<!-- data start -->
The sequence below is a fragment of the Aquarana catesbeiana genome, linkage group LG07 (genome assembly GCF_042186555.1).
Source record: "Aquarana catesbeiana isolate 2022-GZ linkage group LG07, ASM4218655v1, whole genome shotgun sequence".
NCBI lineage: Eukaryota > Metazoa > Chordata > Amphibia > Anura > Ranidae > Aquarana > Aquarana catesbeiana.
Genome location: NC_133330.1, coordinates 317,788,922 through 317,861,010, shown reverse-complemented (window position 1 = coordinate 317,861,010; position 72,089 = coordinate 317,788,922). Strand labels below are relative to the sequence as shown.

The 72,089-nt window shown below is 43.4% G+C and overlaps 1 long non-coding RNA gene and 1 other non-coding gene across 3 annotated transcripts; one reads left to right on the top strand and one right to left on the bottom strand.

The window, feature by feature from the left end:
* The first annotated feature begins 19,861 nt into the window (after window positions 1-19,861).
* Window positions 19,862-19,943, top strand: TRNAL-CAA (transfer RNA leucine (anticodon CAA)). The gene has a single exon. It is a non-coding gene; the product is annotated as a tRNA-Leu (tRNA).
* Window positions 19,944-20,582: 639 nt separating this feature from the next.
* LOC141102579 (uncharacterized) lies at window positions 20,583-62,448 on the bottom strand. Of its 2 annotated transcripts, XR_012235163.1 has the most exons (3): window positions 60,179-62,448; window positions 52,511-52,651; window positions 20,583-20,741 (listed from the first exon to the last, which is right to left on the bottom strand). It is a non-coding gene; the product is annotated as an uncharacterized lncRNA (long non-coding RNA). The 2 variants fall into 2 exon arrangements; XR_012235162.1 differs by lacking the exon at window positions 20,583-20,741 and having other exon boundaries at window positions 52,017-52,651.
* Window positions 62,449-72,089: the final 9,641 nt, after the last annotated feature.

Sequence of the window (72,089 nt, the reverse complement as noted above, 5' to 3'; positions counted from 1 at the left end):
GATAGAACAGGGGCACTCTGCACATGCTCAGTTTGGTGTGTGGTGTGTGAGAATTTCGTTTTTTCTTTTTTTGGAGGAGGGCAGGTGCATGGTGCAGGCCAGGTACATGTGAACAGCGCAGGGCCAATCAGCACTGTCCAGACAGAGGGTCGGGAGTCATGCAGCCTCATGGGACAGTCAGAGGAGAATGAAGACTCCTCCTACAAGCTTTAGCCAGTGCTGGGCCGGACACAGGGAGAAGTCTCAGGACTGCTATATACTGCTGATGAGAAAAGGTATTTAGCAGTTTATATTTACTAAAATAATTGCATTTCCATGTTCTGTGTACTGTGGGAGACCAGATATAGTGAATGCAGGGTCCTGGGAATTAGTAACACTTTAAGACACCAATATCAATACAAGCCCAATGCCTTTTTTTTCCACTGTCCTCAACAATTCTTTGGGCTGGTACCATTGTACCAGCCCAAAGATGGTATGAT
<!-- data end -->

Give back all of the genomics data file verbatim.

The sequence below is a fragment of the Aquarana catesbeiana genome, linkage group LG07 (genome assembly GCF_042186555.1).
Source record: "Aquarana catesbeiana isolate 2022-GZ linkage group LG07, ASM4218655v1, whole genome shotgun sequence".
NCBI lineage: Eukaryota > Metazoa > Chordata > Amphibia > Anura > Ranidae > Aquarana > Aquarana catesbeiana.
Genome location: NC_133330.1, coordinates 317,788,922 through 317,861,010, shown reverse-complemented (window position 1 = coordinate 317,861,010; position 72,089 = coordinate 317,788,922). Strand labels below are relative to the sequence as shown.

The 72,089-nt window shown below is 43.4% G+C and overlaps 1 long non-coding RNA gene and 1 other non-coding gene across 3 annotated transcripts; one reads left to right on the top strand and one right to left on the bottom strand.

The window, feature by feature from the left end:
* The first annotated feature begins 19,861 nt into the window (after window positions 1-19,861).
* Window positions 19,862-19,943, top strand: TRNAL-CAA (transfer RNA leucine (anticodon CAA)). The gene has a single exon. It is a non-coding gene; the product is annotated as a tRNA-Leu (tRNA).
* Window positions 19,944-20,582: 639 nt separating this feature from the next.
* LOC141102579 (uncharacterized) lies at window positions 20,583-62,448 on the bottom strand. Of its 2 annotated transcripts, XR_012235163.1 has the most exons (3): window positions 60,179-62,448; window positions 52,511-52,651; window positions 20,583-20,741 (listed from the first exon to the last, which is right to left on the bottom strand). It is a non-coding gene; the product is annotated as an uncharacterized lncRNA (long non-coding RNA). The 2 variants fall into 2 exon arrangements; XR_012235162.1 differs by lacking the exon at window positions 20,583-20,741 and having other exon boundaries at window positions 52,017-52,651.
* Window positions 62,449-72,089: the final 9,641 nt, after the last annotated feature.

Sequence of the window (72,089 nt, the reverse complement as noted above, 5' to 3'; positions counted from 1 at the left end):
GATAGAACAGGGGCACTCTGCACATGCTCAGTTTGGTGTGTGGTGTGTGAGAATTTCGTTTTTTCTTTTTTTGGAGGAGGGCAGGTGCATGGTGCAGGCCAGGTACATGTGAACAGCGCAGGGCCAATCAGCACTGTCCAGACAGAGGGTCGGGAGTCATGCAGCCTCATGGGACAGTCAGAGGAGAATGAAGACTCCTCCTACAAGCTTTAGCCAGTGCTGGGCCGGACACAGGGAGAAGTCTCAGGACTGCTATATACTGCTGATGAGAAAAGGTATTTAGCAGTTTATATTTACTAAAATAATTGCATTTCCATGTTCTGTGTACTGTGGGAGACCAGATATAGTGAATGCAGGGTCCTGGGAATTAGTAACACTTTAAGACACCAATATCAATACAAGCCCAATGCCTTTTTTTTCCACTGTCCTCAACAATTCTTTGGGCTGGTACCATTGTACCAGCCCAAAGATGGTATGAT